Tag Archives: Mokum

Sjabbos

Film link : http://www.oorloginblik.nl/film/niod/2759421

Sjabbos | Friday Night (1932) avant garde film documentary made by dutch filmmaker Jan Teunissen (G.J. Teunissen) on the Amsterdam Jewish Quarter when sabbath starts.
It’s the first film presented by the dutch jewish film producer Loet C. Barnstijn – and as and artistic documentary , different from his later films. Sound by Polygoon Haarlem and Tobis-Klangfilm, Studios Éclair Paris-Èpinay-sur-Seine.

Pre-war Amsterdam’s Jewish quarter at the start of the shabbat: street life with shops and market, the Zuidertoren tower strikes 4 o’clock and the sabbath starts. The shops are closing, businesses are being shut down, employees are rushing home.
While the women at home put the finishing touches to the meal, carefully set the table and light the candles, the men hurry to the synagogue. Chazan Blanes enters the Snoge (Portuguese Synagogue) through the side gate, cantor Maroko greets the shabbat in the Grote Synagoge (Great Synagogue).

Jan Teunissen joined the National Socialist Movement in the Netherlands in 1940, benefactor member of the dutch SS in 1941 and head of the Filmgilde – the film section of the dutch ‘Kultuurkamer’ – the NS propaganda organisation in Holland during WW2.
Fragments of this film where used in 1941 in the dutch version of the Nazi antisemitic propaganda film “The eternal Jew”.
After the war Jan Teunissen was detained 3 years and subsequently prohibited from working in the Dutch film industry for ten years.

References
http://www.oorloginblik.nl/film/niod/2759421
https://www.eyefilm.nl/en/collection/film-history/person/jan-teunissen https://nl.wikipedia.org/wiki/Jan_Teunissen
https://www.youtube.com/watch?v=BTMN_QOrdKQ

Mokum Market ~ Amsterdam Jewish Quarter 1931 (update)


① memo 20190815 ~ Mokum Market ~ Amsterdam Jewish Quarter 1931 ~ New version of yesterday’s (20190814) film – slowed to 75%*. Sunday outdoor market in the ‘Nieuwe Uylenburgerstraat’ street in the Jewish quarter of Amsterdam (Mokum). Dutch Polygoon cinema newsreel 25 January 1931. The market on the Uilenburgerstraat specialized in second-hand goods fish, and other food products, including the ever-popular ‘Jewish pickles’. The Depression in the 1930s led to unemployment in many trades, including the diamond industry, where many Jews had worked. As a consequence, the number of market vendors and peddlers increased in the 1930s. In September 1941 the Nazis prohibited Jews from trading at public markets. Special markets where only Jews were allowed to trade opened nearby. Very few Jewish market and street vendors survived the war. The Uilenburgerstraat market never reopened (info source https://www.joodsmonument.nl/en/page/671/jewish-market-and-street-vendors-in-amsterdam ). Footage thanks to Netherlands Institute for Sound and Vision (Open Images).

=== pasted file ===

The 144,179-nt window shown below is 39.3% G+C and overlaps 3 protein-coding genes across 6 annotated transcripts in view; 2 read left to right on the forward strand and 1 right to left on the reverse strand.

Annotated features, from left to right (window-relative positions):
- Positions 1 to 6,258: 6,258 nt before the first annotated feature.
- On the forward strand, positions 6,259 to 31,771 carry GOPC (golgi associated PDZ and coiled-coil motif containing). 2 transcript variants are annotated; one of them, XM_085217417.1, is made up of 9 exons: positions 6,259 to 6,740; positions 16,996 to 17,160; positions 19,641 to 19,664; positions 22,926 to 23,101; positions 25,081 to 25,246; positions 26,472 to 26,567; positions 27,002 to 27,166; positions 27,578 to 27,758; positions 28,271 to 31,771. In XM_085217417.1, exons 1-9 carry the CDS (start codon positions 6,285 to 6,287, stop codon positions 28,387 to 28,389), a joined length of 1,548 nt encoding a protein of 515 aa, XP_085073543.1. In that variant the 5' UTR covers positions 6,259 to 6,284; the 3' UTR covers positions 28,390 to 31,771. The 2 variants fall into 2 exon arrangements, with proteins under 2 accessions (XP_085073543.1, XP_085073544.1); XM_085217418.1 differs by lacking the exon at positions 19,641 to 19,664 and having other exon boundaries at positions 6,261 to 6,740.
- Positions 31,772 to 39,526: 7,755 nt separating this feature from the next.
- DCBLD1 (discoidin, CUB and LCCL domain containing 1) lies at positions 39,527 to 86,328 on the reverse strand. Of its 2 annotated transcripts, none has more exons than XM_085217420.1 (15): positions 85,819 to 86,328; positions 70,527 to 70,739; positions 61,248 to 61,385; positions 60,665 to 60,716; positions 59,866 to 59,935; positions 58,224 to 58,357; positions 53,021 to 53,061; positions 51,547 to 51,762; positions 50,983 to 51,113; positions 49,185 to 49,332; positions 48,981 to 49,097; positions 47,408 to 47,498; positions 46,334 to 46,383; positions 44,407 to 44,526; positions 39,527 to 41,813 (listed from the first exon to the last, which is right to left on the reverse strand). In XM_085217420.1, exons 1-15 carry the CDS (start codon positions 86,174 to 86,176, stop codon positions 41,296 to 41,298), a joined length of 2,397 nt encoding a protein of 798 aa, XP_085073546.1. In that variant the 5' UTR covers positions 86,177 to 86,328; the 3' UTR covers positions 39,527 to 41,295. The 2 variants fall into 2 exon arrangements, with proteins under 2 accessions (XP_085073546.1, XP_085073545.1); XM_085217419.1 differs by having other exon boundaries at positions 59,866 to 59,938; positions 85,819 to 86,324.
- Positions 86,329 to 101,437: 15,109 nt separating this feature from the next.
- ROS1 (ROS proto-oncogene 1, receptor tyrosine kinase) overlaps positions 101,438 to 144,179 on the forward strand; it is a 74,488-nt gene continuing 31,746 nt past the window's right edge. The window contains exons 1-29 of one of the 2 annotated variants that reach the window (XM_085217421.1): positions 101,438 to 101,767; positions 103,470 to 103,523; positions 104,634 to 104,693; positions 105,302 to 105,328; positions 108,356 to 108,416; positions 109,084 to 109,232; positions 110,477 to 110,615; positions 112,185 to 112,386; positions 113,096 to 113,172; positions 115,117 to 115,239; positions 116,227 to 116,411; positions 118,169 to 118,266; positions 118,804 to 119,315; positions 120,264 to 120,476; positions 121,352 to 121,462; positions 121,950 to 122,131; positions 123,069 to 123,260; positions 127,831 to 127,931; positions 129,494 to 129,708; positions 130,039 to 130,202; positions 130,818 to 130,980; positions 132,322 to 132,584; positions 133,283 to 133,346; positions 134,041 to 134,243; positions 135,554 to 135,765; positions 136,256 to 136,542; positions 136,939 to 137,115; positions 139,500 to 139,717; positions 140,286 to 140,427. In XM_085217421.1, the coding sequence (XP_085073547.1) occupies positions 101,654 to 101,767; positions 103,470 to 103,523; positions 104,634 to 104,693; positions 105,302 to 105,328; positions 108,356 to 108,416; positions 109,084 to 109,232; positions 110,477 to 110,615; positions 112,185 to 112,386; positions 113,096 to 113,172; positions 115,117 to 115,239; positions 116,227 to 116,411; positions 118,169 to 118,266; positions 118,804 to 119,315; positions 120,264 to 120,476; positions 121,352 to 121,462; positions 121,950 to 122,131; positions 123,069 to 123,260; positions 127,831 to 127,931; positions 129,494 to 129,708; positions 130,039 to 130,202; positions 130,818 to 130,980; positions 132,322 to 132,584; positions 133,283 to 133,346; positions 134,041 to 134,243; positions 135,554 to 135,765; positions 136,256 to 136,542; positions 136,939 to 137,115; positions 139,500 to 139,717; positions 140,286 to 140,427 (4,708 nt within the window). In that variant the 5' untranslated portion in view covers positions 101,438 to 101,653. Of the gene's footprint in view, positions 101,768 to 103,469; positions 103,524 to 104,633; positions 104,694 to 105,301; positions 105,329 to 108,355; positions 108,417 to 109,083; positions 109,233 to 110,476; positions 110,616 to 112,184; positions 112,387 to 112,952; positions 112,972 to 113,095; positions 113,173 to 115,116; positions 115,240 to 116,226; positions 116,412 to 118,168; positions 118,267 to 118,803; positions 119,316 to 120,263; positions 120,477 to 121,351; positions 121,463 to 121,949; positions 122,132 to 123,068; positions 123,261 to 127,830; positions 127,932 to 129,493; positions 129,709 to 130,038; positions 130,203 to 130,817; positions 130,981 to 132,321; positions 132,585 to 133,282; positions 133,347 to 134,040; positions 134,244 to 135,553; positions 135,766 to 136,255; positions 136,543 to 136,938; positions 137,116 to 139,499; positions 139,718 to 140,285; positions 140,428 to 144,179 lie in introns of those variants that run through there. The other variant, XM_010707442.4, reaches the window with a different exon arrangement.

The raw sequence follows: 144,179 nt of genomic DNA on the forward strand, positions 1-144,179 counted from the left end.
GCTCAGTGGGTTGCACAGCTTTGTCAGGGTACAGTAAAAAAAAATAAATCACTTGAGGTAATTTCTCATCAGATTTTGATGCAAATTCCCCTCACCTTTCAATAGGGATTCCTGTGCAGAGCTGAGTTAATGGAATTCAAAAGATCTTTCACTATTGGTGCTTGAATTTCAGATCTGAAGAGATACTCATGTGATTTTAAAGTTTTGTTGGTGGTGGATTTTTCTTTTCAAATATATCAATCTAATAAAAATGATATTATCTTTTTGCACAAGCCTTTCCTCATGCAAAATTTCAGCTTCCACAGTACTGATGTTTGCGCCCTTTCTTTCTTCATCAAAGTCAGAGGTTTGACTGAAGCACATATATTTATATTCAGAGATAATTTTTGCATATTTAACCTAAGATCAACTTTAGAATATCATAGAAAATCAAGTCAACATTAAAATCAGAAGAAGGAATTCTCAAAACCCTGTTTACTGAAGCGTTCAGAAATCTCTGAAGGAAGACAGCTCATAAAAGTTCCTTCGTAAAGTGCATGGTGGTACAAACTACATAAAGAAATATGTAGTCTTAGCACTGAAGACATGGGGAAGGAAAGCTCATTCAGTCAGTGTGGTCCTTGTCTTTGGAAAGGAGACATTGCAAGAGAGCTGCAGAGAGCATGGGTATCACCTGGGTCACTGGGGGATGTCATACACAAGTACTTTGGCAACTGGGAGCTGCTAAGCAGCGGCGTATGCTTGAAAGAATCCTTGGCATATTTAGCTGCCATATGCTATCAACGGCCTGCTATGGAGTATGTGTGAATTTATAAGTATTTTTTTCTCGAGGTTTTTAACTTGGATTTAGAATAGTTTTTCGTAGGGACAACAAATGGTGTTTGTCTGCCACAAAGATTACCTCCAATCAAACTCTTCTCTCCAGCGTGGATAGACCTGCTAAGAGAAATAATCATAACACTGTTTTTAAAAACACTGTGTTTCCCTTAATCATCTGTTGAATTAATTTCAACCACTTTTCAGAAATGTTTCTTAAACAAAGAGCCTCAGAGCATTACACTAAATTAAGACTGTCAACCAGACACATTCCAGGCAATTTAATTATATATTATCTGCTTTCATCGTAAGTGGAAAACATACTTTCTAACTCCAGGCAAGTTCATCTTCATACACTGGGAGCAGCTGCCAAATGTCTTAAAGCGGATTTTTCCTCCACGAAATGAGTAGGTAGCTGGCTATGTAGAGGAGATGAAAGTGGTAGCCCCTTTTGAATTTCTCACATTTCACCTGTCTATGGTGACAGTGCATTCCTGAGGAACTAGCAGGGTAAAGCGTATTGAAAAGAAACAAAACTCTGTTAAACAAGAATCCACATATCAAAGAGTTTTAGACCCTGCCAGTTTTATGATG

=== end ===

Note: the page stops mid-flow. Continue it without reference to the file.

* Note – Yesterday’s film (Mokum Market version 20190814) seems sped up – probably because of a wrong play speed when scanned for digitalisation). Thus , I post this new version today, sloweddown to 75% speed at play back – based subjectively on how motion of people looks , and based on other writings that silent films are often distributed with instructions for the projectionist to be run at 18fps , rather then the modern 24 frames per second – thus requiring a 18/24 = 75% fps.

Mokum Market ~ Amsterdam Jewish Quarter 1931


Sunday outdoor market in the ‘Nieuwe Uylenburgerstraat’ street in the Jewish quarter of Amsterdam (Mokum). Dutch Polygoon cinema newsreel 25 January 1931. The market on the Uilenburgerstraat specialized in second-hand goods fish, and other food products, including the ever-popular ‘Jewish pickles’. The Depression in the 1930s led to unemployment in many trades, including the diamond industry, where many Jews had worked. As a consequence, the number of market vendors and peddlers increased in the 1930s. In September 1941 the Nazis prohibited Jews from trading at public markets. Special markets where only Jews were allowed to trade opened nearby. Very few Jewish market and street vendors survived the war. The Uilenburgerstraat market never reopened (info source https://www.joodsmonument.nl/en/page/671/jewish-market-and-street-vendors-in-amsterdam ). Footage thanks to Netherlands Institute for Sound and Vision (Open Images).
① memo 20190814 ~ Mokum Market .

Update 20190815

Film playback seems sped up. Thus , I posted a new version the next day, slowed-down to 75% speed at play back – see post 20190815.